As an art collector would say, “Once you catch the collecting bug, it doesn’t leave you”.
However, starting an art collection at a young age can be intimidating. For many people in their twenties, art collecting can feel like a far-off pipe dream, reserved for the old and wealthy. Millennials, after all, don’t typically make oodles of money. But the art market isn’t all $450 million Leonardo da Vinci paintings and snooty evening auctions, and many in the industry are taking steps to lower barriers to entry and bring in newer collectors, including young people.
Young art collectors are defined as professional individuals who are below the age of 40 and actively engaged in the art market. Many start young, some with intrinsic passion for the arts, while others are influenced by their parent’s involvement in the art world as collectors themselves.
This panel discussion brought together young collectors from Penang and Kuala Lumpur to know more about their latest undertaking, the collecting community in Malaysia, and why and how we should be supporting emerging contemporary art. The panel also included a veteran art collector and well-respect patron who owns one of the largest art collections in Penang to share their insights on how the world of art collecting has changed over the years.
The panellists present were Sharmin Parameswaran, Howard Tan, Sophia Shung and Lee Khai.
The conversation kicked off by going back in time with the panellists to the earliest starting point when they started collecting art. Both Sharmin Parameswaran and Lee Khai were influenced by their parent and grandparent who were also prominent collectors, whilst Sophia Shung gained interest through her profession as an insurance agent for art collectors. Howard Tan’s love for art and collecting grew from visiting art galleries in Penang and acquainting with local artists.
Part 2 of the conversation explores the significant difference between acquiring one artwork and building or adding to a collection of artworks. With more than 200 artists’ works in his collection, Lee Khai ensures, at great lengths, to know most of them in depth. Although Sharmin buys artworks that she loves, as a collector she is a little more aware and conscious of the trajectory of the artist whose artwork she intends to add to her collection.
“It is said that you are only a collector when you do not care whether you have space on your wall for it [a new artwork] anymore.” – Lee Khai.
“When I was invited to this talk and was requested to represent a young collector, my first thought was, ‘Am I a collector?’” – Sharmin Parameswaran.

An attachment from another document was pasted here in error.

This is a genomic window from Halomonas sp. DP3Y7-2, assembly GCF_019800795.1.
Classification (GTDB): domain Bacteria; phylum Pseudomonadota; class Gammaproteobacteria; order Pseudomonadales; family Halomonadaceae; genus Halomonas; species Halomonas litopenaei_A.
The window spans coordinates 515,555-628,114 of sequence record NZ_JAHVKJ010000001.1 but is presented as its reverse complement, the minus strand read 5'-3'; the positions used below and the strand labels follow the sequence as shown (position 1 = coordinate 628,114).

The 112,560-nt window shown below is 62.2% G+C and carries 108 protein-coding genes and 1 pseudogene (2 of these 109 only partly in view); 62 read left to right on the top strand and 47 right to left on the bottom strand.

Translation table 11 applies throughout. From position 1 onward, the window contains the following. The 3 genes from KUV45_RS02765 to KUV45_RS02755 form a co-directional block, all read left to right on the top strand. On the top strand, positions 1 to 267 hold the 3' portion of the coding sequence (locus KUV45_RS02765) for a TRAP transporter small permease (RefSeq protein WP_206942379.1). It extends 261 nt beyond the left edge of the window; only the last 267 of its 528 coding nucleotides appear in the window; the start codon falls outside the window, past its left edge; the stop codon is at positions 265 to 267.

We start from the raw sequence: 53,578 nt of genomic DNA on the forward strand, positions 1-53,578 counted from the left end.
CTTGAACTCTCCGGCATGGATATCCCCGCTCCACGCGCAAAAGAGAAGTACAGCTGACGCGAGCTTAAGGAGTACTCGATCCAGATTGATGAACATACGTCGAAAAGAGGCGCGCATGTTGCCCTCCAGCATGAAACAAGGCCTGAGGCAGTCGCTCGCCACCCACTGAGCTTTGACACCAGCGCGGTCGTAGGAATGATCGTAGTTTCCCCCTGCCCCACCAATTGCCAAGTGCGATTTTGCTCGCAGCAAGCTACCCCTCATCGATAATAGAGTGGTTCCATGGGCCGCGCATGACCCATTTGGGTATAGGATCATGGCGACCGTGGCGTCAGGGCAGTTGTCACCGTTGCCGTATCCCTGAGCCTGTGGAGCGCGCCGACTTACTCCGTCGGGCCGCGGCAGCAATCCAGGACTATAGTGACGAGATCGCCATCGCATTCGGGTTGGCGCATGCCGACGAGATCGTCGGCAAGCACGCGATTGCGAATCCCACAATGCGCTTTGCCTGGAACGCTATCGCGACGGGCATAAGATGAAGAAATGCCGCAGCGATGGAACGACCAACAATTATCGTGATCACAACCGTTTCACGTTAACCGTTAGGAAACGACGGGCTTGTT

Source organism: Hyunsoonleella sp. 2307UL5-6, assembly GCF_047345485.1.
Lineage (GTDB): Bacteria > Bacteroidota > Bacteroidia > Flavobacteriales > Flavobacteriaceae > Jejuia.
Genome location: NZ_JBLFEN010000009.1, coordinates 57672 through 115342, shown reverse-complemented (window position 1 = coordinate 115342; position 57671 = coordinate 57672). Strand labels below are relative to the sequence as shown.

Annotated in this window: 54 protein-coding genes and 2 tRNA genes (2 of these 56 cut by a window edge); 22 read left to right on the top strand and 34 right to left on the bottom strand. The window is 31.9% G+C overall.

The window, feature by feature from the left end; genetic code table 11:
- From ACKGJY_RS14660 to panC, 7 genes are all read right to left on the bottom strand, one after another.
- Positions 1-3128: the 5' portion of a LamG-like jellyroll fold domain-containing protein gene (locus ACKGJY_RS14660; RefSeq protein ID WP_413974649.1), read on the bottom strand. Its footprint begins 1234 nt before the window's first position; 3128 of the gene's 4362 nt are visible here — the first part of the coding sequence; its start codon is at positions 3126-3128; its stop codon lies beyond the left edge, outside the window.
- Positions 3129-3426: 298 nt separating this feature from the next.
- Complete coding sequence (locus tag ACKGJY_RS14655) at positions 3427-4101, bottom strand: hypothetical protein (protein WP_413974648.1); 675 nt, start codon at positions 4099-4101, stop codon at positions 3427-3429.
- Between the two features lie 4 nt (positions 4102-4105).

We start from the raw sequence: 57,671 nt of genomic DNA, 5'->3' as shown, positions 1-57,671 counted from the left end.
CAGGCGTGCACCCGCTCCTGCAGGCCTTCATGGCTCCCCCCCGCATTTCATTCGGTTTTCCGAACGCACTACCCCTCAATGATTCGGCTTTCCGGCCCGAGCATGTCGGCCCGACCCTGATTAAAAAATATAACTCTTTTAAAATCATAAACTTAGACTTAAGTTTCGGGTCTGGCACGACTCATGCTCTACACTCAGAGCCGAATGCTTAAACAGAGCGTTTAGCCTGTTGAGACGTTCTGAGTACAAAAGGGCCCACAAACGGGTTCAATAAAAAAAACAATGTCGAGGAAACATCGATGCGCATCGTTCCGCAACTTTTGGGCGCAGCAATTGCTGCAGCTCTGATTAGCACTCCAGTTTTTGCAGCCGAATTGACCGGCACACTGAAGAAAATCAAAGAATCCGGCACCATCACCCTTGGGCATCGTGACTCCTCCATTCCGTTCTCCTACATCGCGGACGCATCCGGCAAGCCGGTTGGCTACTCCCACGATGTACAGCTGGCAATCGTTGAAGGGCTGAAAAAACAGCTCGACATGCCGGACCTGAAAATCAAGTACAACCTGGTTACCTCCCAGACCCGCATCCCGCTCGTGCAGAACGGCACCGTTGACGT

Both Sophia and Howard were asked if there was a difference in collecting for their personal collection and collecting for resale at their gallery. While Howard does not separate the two as he buys art according to his taste and preference, there is a great distinction between Sophia’s personal collection and what she collects for the gallery.
“If I like something that I can afford, I buy it straight away. I don’t think about how I would like to resell it in the future, that will be a different story – I see that as a [form] of sharing [the artist’s work].” – Howard Tan.
“For our personal collection, I can buy anything, because I don’t have to take care of people’s opinion. I just buy what I like.” – Sophia Shung.
The second portion of Part 2 explores the criteria which the panelists look out for when buying works of young artists. Sophia deliberately sets a different vision for the gallery when it comes to selecting artists to represent instead of following societal trends while Howard emphasized, he only has one intention with the gallery – to provide a platform for artists to showcase their body of work, with no particular set list of criteria for selection.
Sharmin expanded the topic further by sharing some insights on the deliberate choices she makes when promoting young artists in her curatorial work, particularly selecting specific places and events to reach a variety of audience and the crucial conversations she has with the artists in the curatorial process.
Part 3 of the conversation attempts to address the challenges of increasing the small pool of collectors, especially in Penang. The benefits of technology and its flipside were inevitable factors considered in reaching out to more art collectors.
Lee Khai stressed on the importance of talking about art. He has influenced some new buyers in his time merely by talking (and showing) about art. He also acknowledges the need to leverage on online platforms to increase accessibility to the arts for young buyers.
Sharmin shared her thoughts on the pros and cons of social media, with emphasis on Instagram. The platform allows her to follow the international art scene and to see what is happening around the world. It also allows her to communicate the projects and artists she is working with to her followers.
Social media has given the opportunity for wider audience to have a glimpse of behind-the-scenes processes of artists’ work and not just focusing on the end product. The flipside, however, is the bombardment of images, making it challenging to discern good art from the bad.
Sophia shared about the online platforms, including mobile applications, utilised by international auction houses and galleries. However, only about 8% of art purchases across the world happen online, as people are more cautious with online transactions for high value art.
The panellists wrapped up the discussion with some advice to encourage young buyers to take the very first step of purchasing their first art piece in the later portion of Part 3 and continued in the earlier portion of Part 4.
Questions & answers session.